November 13, 2003
   Posted in News Flash
Published By Tashi

Resolution adopted by
the “European Parliament Forum on Tibet:
EU Response to Sino-Tibetan Dialogue”
European Parliament, Brussels, Belgium
12 November 2003

The participants of the “European Parliament Forum on Tibet,” which includes Members of the European Parliament from all Member States of the European Union, Members of National Parliaments and of Candidate States gathered in Brussels on 12 November 2003 to consider the situation in Tibet[1] and the European Union’s response to Sino-Tibetan dialogue, are
unanimously resolved in:

A. Deploring the continuing violation of the individual and collective rights of the Tibetan people, including the right of self-determination as affirmed in UN Resolution 1723 (XVI), and the ongoing repression of the Tibetan peoples’ political and religious beliefs by the government of the People’s Republic of China (PRC);

B. Noting the longstanding commitment of the Dalai Lama and the Tibetan Government in Exile to non-violence and their consistent efforts to ensure a peaceful, negotiated solution for Tibet through dialogue with the government of the People’s Republic of China;

C. Welcoming the renewed contact between envoys of the Dalai Lama and Chinese officials in September 2002 and in May-June 2003;

D. Recalling the European Parliament resolution of 19 December 2002 which urges the Chinese Government to immediately commute the death sentence handed down to Tibetan Buddhist leader, Tenzin Delek Rinpoche;

E. Welcoming that in the 13 October 2003 European Union policy paper, the European Council highlighted encouraging dialogue between the Dalai Lama and the government of the People’s Republic of China to find a mutually acceptable solution to the issue of Tibet as a European Union priority for political dialogue with the government of the People’s Republic of China;

F. Regretting that, despite these policy commitments, the EU-China Summit of 30 October 2003 failed to address the issue of Tibet and that the European Union human rights dialogue with the PRC has not had any positive effect on the situation in Tibet;

G. Recognising the constructive impact of the work of European Union Special Representatives in promoting the resolution of conflicts in various regions of the world;

H. Recalling the European Parliament resolutions of 15 January 1998 and 11 April 2002, the requests by the Dalai Lama in his 24 October 2001 address to the European Parliament and his letters of 11 March 2002 to the Foreign Ministers of all European Union Member States, and the request by the international coalition of Tibet Support Groups in their recent communique to the heads of the European Council, Commission and Parliament, for the appointment of a European Union Special Representative for Tibet;

I. Commending the allocation in the 2003 and 2004 European Union budgets for the appointment of a European Union Special Representative for Tibet;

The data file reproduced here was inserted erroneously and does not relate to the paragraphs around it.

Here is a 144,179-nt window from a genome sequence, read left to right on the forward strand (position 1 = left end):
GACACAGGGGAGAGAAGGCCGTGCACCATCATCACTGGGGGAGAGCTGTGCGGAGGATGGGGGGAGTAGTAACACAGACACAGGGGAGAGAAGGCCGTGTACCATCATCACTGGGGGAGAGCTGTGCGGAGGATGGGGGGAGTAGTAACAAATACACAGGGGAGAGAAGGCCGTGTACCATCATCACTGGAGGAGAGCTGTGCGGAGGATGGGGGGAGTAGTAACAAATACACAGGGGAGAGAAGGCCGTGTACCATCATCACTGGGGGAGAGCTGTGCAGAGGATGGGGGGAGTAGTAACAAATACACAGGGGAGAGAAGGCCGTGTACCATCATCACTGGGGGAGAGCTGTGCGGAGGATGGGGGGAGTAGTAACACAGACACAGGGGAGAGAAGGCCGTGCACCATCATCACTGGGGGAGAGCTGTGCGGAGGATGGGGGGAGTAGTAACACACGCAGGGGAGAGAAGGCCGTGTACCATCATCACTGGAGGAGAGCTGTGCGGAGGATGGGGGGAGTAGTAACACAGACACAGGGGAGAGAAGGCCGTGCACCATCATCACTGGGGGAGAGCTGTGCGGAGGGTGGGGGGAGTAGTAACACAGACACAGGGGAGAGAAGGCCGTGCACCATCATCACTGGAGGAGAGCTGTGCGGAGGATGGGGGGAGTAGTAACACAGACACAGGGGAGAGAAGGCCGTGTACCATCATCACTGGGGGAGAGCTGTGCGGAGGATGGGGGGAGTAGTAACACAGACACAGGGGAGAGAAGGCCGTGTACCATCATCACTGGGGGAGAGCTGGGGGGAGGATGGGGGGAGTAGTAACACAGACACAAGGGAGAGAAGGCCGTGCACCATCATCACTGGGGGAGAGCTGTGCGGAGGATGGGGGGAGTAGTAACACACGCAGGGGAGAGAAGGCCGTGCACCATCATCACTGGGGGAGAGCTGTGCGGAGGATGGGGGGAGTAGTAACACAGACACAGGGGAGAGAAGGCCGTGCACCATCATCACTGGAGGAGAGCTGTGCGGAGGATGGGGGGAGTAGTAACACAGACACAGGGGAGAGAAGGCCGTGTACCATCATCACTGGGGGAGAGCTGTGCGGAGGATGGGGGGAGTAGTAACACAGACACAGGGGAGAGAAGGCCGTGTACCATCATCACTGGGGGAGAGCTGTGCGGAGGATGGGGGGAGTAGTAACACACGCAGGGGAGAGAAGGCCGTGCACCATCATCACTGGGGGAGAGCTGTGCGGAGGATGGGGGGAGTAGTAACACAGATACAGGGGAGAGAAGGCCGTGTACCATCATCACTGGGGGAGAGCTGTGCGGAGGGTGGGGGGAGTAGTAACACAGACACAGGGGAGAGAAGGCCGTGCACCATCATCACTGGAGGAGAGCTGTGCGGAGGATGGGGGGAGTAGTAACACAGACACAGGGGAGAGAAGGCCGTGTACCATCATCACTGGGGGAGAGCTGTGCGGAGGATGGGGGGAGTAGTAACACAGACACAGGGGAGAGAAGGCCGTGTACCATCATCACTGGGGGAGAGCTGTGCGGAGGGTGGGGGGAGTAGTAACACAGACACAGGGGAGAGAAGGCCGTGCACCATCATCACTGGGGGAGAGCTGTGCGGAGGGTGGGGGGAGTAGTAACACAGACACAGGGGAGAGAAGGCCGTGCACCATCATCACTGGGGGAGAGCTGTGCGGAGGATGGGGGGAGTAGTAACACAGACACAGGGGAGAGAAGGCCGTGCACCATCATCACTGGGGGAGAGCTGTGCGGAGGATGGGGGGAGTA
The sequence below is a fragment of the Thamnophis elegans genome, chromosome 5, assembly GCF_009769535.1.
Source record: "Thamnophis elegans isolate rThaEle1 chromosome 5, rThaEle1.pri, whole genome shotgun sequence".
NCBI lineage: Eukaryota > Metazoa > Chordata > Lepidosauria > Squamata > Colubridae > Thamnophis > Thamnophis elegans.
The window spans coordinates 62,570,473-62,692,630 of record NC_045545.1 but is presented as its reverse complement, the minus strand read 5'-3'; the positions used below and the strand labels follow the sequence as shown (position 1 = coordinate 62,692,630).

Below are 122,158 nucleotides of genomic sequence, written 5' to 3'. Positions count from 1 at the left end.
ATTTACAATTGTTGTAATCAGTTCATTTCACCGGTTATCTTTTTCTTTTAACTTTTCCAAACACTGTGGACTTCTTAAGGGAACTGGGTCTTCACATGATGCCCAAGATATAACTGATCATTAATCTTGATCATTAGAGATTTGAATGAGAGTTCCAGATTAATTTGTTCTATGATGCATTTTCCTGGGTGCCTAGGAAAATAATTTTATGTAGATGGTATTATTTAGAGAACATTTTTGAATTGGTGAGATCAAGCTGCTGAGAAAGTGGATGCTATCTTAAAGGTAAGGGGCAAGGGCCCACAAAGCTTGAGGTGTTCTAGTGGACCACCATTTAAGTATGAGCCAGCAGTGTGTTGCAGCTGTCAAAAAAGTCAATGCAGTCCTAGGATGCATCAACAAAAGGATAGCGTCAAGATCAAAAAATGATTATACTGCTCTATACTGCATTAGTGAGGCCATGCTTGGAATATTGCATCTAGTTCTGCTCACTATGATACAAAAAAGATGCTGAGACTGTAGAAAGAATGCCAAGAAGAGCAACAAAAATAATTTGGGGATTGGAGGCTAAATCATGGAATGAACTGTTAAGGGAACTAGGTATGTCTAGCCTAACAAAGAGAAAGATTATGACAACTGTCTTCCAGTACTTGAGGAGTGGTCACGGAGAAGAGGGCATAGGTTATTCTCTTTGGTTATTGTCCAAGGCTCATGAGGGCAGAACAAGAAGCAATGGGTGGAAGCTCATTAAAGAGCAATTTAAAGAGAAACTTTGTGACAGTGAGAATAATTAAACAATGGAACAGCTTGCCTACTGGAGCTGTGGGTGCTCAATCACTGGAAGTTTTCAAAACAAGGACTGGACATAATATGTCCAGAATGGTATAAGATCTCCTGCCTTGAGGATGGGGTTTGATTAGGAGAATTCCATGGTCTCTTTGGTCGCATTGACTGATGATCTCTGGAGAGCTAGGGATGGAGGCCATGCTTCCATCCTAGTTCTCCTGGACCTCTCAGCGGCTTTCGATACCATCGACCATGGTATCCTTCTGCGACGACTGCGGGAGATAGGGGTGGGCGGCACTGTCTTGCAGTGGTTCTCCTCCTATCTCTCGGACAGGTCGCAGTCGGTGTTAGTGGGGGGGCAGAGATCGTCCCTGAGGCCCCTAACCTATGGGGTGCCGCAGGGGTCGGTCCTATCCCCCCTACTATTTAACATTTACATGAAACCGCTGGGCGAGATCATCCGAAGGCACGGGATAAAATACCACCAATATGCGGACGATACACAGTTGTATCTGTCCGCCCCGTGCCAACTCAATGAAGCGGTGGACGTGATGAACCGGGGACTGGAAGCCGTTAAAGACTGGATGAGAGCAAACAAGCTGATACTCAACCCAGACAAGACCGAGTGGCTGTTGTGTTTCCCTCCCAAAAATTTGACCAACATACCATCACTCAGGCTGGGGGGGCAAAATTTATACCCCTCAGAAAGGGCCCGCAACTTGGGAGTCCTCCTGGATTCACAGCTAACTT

J. Recalling the European Parliament resolution of 6 July 2000, specifically its call for governments of the Member States to give serious consideration to the possibility of recognising the Tibetan Government in Exile as the legitimate representative of the Tibetan people;

  1. Calls for the European Council and Commission to implement the existing European Union budget allocation to immediately appoint a high-level European Union Special Representative for Tibet, whose mandate is to promote substantive dialogue between the government of the People’s Republic of China and the Dalai Lama or his representatives and whose term is directly linked to notable progress in this;
  2. Calls for the release of all political prisoners, including Tenzin Delek Rinpoche, who is under a death sentence and could be executed by China as soon as April 2004;
  3. Calls on the European Union to prominently raise the issue of Tibet during the EU-China human rights dialogue session in Beijing on 26 November 2003 and during future EU/China Summits;
  4. Calls for the European Union and all European governments to use every opportunity to strongly impress upon the government of the PRC to build on the re-establishment of contact with the representatives of the Dalai Lama and to immediately embark upon earnest and sincere negotiations with the object of finding a just and lasting political solution;
  5. Recommends that, in light of the renewed contact between Dharamsala and Beijing, the European Parliament reviews any progress made, invites the Dalai Lama to address the Parliament about the deteriorating situation in Tibet and the status of discussions with the PRC, and reconsiders whether to implement the 6 July 2000 resolution which proposed to recognise the Tibetan Government in Exile as the legitimate representative of the Tibetan people;
    vRecommends that the European Parliament hold an expert European Parliament Hearing on Tibet to examine the serious issues of population transfer, economic marginalisation, and development and environmental degradation, which the Tibetan people are facing today;

  6. Urge China to drop all preconditions to negotiations and to issue a clear commitment to continue the present contact with representatives of the Dalai Lama with the aim of leading to substantive dialogue;
  7. Instructs the Chair of this Forum to forward this resolution to the Council, the Commission, the UN Secretary-General, the Government of China, the Dalai Lama and the Tibetan Government in Exile, as well as the governments of the Member States of the Council of Europe.


    [1] Reference to Tibet in this documents means the three provinces of U-Tsang, Kham and Amdo.

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